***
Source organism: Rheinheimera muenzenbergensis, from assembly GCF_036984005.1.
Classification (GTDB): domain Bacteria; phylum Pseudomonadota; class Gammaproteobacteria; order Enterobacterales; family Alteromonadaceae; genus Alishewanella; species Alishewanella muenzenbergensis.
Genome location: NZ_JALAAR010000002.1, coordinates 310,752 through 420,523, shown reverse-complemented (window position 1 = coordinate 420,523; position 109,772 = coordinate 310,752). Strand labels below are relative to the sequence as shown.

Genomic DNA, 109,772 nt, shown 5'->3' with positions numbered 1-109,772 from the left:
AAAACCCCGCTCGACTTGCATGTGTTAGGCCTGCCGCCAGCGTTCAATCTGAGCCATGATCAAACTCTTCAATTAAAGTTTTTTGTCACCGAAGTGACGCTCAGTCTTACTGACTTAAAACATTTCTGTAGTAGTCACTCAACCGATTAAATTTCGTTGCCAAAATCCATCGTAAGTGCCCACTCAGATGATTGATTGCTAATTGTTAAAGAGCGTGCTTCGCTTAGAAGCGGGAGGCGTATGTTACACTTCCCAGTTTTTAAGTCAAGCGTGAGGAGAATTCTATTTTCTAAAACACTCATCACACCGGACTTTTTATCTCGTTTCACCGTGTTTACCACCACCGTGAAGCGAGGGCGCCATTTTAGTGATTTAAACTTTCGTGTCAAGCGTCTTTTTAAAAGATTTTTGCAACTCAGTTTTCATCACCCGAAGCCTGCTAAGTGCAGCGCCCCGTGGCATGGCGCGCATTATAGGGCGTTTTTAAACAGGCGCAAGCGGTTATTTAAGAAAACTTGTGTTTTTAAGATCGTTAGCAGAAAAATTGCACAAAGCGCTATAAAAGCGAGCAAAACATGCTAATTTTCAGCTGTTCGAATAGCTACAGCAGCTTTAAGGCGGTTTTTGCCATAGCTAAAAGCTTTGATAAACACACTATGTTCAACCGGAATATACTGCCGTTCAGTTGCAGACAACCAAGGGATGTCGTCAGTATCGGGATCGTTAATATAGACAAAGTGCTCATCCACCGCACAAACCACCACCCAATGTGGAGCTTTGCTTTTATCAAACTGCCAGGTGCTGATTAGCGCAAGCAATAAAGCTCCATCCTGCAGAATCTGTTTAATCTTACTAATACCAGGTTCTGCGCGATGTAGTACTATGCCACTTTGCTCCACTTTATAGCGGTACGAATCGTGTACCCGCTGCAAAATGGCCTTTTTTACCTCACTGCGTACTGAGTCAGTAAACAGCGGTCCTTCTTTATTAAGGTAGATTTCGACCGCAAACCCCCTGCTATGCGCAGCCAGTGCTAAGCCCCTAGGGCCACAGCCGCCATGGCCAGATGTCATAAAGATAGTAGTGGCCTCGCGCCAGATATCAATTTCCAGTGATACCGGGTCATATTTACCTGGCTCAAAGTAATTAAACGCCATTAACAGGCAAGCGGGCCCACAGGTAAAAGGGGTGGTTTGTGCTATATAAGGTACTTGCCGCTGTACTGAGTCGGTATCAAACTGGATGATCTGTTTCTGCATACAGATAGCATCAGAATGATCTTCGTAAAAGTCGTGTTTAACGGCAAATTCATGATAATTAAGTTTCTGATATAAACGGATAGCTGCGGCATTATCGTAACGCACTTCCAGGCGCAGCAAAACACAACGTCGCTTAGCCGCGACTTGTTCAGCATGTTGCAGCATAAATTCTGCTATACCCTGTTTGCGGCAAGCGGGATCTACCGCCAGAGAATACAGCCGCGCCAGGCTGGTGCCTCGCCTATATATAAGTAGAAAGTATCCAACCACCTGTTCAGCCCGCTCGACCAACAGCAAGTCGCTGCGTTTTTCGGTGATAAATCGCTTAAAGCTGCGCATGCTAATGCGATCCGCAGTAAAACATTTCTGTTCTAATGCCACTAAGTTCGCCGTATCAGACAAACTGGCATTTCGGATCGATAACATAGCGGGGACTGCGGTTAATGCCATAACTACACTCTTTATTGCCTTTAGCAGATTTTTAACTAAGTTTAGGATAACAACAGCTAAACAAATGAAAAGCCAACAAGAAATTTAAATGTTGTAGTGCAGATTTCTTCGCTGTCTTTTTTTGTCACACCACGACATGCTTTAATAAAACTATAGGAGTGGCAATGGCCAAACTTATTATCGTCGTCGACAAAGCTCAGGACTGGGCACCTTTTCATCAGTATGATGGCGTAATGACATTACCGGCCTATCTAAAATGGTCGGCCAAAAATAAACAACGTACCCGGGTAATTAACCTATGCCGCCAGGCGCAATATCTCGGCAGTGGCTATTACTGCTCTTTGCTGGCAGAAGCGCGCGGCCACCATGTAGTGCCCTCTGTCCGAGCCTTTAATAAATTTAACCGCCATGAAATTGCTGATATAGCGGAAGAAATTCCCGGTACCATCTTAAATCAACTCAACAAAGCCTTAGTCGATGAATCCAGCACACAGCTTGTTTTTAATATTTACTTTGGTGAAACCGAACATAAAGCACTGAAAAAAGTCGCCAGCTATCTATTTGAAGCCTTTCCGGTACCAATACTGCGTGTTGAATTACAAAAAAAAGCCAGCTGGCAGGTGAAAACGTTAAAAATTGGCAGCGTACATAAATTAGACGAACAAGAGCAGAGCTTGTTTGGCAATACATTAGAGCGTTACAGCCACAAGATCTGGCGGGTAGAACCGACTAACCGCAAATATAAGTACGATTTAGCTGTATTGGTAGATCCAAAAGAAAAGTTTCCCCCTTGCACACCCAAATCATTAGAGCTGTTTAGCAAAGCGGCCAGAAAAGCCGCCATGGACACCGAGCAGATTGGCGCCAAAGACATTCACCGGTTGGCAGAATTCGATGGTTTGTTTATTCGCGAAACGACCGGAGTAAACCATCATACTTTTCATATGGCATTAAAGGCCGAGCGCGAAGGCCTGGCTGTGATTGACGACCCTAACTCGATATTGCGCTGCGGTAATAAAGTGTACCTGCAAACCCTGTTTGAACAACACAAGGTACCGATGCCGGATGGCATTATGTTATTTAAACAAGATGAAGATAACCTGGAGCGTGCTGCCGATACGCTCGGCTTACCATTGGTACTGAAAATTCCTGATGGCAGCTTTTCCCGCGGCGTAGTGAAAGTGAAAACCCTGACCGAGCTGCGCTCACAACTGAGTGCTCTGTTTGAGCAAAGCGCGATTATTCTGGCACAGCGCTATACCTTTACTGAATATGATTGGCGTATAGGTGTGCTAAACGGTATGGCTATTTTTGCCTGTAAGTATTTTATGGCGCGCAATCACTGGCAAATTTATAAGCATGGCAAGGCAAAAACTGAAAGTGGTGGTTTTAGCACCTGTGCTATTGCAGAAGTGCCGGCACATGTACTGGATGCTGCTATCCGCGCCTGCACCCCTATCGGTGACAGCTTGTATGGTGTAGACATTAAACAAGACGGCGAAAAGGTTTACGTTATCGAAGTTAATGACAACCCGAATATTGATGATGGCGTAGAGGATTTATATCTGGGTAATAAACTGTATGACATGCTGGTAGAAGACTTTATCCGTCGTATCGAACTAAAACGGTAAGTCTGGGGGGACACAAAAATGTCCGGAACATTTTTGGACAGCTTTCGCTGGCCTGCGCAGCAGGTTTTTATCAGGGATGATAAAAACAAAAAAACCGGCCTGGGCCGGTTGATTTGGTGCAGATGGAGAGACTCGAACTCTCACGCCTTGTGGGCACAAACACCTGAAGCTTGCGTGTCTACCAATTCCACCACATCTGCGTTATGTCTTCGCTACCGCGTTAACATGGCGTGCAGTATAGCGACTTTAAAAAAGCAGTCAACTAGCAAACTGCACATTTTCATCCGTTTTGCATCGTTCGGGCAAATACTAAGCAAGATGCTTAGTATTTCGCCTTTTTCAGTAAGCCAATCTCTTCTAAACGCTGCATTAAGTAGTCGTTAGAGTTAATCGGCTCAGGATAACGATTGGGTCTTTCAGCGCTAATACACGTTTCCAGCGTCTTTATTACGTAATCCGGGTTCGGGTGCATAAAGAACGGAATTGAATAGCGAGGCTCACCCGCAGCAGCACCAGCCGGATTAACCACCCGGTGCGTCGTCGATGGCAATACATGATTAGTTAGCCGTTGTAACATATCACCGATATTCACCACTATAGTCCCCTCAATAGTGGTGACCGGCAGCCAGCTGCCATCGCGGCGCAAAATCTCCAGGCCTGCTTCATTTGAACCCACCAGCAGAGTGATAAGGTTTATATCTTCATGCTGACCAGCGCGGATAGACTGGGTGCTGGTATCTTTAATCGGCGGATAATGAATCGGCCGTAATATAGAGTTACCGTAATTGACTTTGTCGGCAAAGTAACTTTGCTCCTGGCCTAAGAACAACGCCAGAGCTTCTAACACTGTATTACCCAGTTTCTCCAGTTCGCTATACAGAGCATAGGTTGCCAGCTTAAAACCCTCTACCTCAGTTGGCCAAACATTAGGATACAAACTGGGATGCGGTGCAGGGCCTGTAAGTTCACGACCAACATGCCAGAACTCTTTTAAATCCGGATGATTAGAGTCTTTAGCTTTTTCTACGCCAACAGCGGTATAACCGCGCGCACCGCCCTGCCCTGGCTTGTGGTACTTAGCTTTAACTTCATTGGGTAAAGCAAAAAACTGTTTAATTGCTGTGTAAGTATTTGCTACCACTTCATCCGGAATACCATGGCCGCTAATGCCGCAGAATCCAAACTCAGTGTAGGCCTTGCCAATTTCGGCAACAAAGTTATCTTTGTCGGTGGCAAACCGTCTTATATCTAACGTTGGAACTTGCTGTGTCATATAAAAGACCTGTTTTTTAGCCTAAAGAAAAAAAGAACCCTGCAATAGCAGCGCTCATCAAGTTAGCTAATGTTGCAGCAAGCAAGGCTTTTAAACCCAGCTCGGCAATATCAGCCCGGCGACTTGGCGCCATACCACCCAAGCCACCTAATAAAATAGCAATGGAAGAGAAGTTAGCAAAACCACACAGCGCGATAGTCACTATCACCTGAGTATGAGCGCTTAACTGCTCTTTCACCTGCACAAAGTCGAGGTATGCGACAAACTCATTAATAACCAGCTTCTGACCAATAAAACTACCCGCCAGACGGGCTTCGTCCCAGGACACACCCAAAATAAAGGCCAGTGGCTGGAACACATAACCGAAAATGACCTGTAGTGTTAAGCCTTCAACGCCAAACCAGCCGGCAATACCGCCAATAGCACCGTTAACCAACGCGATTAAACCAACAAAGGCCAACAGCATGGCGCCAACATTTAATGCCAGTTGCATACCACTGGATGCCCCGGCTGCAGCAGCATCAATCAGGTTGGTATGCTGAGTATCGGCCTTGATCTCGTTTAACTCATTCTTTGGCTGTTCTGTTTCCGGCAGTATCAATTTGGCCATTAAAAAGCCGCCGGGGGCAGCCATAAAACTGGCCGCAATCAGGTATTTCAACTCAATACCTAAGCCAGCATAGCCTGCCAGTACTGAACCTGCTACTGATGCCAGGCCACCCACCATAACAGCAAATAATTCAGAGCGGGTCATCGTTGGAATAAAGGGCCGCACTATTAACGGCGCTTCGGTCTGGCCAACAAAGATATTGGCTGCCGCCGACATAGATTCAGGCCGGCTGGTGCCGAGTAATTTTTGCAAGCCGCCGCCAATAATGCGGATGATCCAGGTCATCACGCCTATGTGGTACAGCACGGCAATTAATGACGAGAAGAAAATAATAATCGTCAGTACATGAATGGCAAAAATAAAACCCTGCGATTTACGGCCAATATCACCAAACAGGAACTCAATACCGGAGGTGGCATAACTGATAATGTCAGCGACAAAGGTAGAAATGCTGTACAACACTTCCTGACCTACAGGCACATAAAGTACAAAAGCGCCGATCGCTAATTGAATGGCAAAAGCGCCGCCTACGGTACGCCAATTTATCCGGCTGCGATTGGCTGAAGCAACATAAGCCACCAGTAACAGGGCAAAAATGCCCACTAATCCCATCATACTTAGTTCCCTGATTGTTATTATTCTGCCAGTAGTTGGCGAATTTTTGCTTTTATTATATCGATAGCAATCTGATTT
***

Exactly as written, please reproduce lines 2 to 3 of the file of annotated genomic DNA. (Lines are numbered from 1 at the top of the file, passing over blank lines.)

Classification (GTDB): domain Bacteria; phylum Pseudomonadota; class Gammaproteobacteria; order Enterobacterales; family Alteromonadaceae; genus Alishewanella; species Alishewanella muenzenbergensis.
Genome location: NZ_JALAAR010000002.1, coordinates 310,752 through 420,523, shown reverse-complemented (window position 1 = coordinate 420,523; position 109,772 = coordinate 310,752). Strand labels below are relative to the sequence as shown.